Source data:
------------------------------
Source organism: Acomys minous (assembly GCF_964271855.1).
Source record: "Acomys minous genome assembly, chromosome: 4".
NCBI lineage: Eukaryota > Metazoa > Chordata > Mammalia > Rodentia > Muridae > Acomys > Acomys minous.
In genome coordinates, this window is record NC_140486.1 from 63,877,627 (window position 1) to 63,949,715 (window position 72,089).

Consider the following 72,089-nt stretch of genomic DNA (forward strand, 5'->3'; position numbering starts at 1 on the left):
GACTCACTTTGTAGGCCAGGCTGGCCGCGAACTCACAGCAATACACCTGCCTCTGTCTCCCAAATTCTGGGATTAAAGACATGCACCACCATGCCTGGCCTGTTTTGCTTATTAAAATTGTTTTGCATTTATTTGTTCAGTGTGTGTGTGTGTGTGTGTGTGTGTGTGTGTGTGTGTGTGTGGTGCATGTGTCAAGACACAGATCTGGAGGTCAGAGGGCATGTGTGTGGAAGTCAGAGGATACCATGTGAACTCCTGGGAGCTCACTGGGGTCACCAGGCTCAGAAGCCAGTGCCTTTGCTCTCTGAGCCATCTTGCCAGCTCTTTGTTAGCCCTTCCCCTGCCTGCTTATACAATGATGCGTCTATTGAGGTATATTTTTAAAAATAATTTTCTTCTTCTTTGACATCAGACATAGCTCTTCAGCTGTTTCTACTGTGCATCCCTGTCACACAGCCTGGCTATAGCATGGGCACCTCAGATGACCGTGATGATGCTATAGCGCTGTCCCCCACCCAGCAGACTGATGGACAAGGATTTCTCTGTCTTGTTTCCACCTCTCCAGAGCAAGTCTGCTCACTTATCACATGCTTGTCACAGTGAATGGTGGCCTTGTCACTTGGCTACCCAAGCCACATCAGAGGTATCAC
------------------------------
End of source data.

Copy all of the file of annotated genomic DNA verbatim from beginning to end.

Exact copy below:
Source organism: Acomys minous (assembly GCF_964271855.1).
Source record: "Acomys minous genome assembly, chromosome: 4".
NCBI lineage: Eukaryota > Metazoa > Chordata > Mammalia > Rodentia > Muridae > Acomys > Acomys minous.
In genome coordinates, this window is record NC_140486.1 from 63,877,627 (window position 1) to 63,949,715 (window position 72,089).

Consider the following 72,089-nt stretch of genomic DNA (forward strand, 5'->3'; position numbering starts at 1 on the left):
GACTCACTTTGTAGGCCAGGCTGGCCGCGAACTCACAGCAATACACCTGCCTCTGTCTCCCAAATTCTGGGATTAAAGACATGCACCACCATGCCTGGCCTGTTTTGCTTATTAAAATTGTTTTGCATTTATTTGTTCAGTGTGTGTGTGTGTGTGTGTGTGTGTGTGTGTGTGTGTGTGTGGTGCATGTGTCAAGACACAGATCTGGAGGTCAGAGGGCATGTGTGTGGAAGTCAGAGGATACCATGTGAACTCCTGGGAGCTCACTGGGGTCACCAGGCTCAGAAGCCAGTGCCTTTGCTCTCTGAGCCATCTTGCCAGCTCTTTGTTAGCCCTTCCCCTGCCTGCTTATACAATGATGCGTCTATTGAGGTATATTTTTAAAAATAATTTTCTTCTTCTTTGACATCAGACATAGCTCTTCAGCTGTTTCTACTGTGCATCCCTGTCACACAGCCTGGCTATAGCATGGGCACCTCAGATGACCGTGATGATGCTATAGCGCTGTCCCCCACCCAGCAGACTGATGGACAAGGATTTCTCTGTCTTGTTTCCACCTCTCCAGAGCAAGTCTGCTCACTTATCACATGCTTGTCACAGTGAATGGTGGCCTTGTCACTTGGCTACCCAAGCCACATCAGAGGTATCAC